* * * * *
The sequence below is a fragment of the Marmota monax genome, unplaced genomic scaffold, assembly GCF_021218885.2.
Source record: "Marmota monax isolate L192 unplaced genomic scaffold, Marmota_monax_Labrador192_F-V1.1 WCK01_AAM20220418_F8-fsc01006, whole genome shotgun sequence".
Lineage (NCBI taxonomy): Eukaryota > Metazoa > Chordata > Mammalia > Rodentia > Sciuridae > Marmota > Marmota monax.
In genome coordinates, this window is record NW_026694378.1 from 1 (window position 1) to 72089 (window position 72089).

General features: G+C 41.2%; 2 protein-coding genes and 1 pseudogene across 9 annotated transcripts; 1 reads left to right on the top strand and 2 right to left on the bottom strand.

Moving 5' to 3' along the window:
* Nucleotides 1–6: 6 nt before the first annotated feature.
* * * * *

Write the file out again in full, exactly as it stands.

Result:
The sequence below is a fragment of the Marmota monax genome, unplaced genomic scaffold, assembly GCF_021218885.2.
Source record: "Marmota monax isolate L192 unplaced genomic scaffold, Marmota_monax_Labrador192_F-V1.1 WCK01_AAM20220418_F8-fsc01006, whole genome shotgun sequence".
Lineage (NCBI taxonomy): Eukaryota > Metazoa > Chordata > Mammalia > Rodentia > Sciuridae > Marmota > Marmota monax.
In genome coordinates, this window is record NW_026694378.1 from 1 (window position 1) to 72089 (window position 72089).

General features: G+C 41.2%; 2 protein-coding genes and 1 pseudogene across 9 annotated transcripts; 1 reads left to right on the top strand and 2 right to left on the bottom strand.

Moving 5' to 3' along the window:
* Nucleotides 1–6: 6 nt before the first annotated feature.